On Saturday morning, September 19th, Mountain Justice attempted to present a mock award lauding Swarthmore’s decision not to divest from oil to Swarthmore Board Chair Thomas Spock. The award, a roughly four foot tall blue ribbon, read “Stalwart oil and gas industry ally #1,” and was submitted alongside a serious letter protesting non-divestment.
Spock declined to step out of the meeting to receive the award, though Interim Assistant to the President Gabe Schecter did, according to Mountain Justice member Stephen O’Hanlon ’17. Spock did not reply to multiple requests to be interviewed.
Citing literature by the Independent Petroleum Association of America in which the lobby touts Swarthmore’s decision not to divest, O’Hanlon contended that the Board’s position constituted political affirmation of oil investment. “The Board’s decision…allowed the fossil fuel industry to use the legitimacy and social capital that Swarthmore has as an institution to further their economic and public relations ends,” he said.
“In some ways it doesn’t matter what their intentions are, it’s what they do that counts, ” May Dong ’18, another Mountain Justice member, added.
Professor of Economics Mark Kuperberg, an opponent of divestment, rebutted their position. “The college’s explicit position is that it is making no political statements vis a vis its endowment holdings; it is only making financial statements,” he said.
Though Mountain Justice’s advocacy dates back to 2010, the divestment movement came to a contentious climax in May of 2015 when, following a 32-day student sit-in, the Board rejected divestment.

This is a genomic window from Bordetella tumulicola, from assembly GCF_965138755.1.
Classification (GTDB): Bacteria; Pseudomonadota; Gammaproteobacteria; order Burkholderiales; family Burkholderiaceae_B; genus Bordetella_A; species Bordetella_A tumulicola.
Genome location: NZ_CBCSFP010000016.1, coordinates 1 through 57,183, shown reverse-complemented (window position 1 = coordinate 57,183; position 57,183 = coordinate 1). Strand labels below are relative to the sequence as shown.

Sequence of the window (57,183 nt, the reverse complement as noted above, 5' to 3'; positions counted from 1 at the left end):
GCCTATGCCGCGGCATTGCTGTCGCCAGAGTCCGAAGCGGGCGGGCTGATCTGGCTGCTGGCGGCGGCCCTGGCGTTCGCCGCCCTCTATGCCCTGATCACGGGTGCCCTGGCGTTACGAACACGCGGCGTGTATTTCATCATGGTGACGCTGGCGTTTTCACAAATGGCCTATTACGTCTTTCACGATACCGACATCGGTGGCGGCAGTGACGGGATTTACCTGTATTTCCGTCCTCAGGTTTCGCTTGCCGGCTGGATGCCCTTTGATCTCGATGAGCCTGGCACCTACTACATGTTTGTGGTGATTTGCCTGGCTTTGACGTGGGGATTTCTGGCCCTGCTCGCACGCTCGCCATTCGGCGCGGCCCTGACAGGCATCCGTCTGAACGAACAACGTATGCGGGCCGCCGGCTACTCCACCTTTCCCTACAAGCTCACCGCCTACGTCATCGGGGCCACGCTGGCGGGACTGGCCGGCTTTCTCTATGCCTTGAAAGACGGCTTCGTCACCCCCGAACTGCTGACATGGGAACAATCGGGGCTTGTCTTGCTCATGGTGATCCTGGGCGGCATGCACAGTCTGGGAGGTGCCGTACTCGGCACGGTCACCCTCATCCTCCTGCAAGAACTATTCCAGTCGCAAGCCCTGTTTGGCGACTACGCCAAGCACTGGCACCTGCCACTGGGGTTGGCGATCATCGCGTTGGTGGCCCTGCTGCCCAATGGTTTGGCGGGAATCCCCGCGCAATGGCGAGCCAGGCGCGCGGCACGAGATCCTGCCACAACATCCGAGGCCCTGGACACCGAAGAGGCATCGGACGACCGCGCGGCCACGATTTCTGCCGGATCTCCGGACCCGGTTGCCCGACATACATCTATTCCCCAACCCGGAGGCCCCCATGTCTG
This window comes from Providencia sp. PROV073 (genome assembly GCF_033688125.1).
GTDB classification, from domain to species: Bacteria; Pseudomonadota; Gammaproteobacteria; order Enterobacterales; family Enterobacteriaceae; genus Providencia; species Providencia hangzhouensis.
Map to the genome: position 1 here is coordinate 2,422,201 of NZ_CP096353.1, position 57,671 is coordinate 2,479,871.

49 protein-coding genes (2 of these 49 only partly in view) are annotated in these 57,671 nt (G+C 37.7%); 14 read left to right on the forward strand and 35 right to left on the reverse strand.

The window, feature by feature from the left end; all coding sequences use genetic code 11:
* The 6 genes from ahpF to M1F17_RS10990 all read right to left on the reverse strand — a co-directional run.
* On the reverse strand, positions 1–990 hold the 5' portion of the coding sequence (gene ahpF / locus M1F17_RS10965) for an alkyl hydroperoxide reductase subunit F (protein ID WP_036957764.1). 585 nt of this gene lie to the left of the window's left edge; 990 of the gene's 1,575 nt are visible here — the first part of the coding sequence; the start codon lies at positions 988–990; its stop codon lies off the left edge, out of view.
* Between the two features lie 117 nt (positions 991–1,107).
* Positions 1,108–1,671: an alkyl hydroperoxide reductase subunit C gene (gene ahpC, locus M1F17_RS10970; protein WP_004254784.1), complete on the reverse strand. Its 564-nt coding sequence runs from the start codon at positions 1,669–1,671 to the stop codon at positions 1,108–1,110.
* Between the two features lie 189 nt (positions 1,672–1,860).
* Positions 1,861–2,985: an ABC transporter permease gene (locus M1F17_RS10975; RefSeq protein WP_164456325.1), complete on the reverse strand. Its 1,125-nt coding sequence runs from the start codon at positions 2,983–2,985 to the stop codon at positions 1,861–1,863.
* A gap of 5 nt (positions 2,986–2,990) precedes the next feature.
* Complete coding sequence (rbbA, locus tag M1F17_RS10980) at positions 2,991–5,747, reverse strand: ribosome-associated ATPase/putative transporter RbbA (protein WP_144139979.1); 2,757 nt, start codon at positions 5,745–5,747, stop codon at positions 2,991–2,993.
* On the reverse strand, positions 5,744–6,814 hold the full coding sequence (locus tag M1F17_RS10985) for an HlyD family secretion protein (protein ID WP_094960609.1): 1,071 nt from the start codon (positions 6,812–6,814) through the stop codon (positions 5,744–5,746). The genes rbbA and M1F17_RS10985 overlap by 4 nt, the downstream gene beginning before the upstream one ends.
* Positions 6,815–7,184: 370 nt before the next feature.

Then-Board chair Gil Kemp wrote in a letter to the community following the decision that the College’s investment guidelines “since 1991 have stated that the ‘Investment Committee manages the endowment to yield the best long term financial results, rather than to pursue other social objectives.” Kemp added in the letter that a Green Fund for donors who do not want to invest in fossil fuels would be established.
Andrew Taylor ’16, a low-income student who depends on financial aid to attend Swarthmore, said that if divestment had proceeded, the resulting cuts may have made it impossible for him to continue attending the college. “My position is that whether or not this helps the environment—which is not clear in the first place,” he said, “we have the obligation not to hurt those students who have a hard time already making ends meet.”
You can read the letter Mountain Justice submitted to the Board of Managers in full here.
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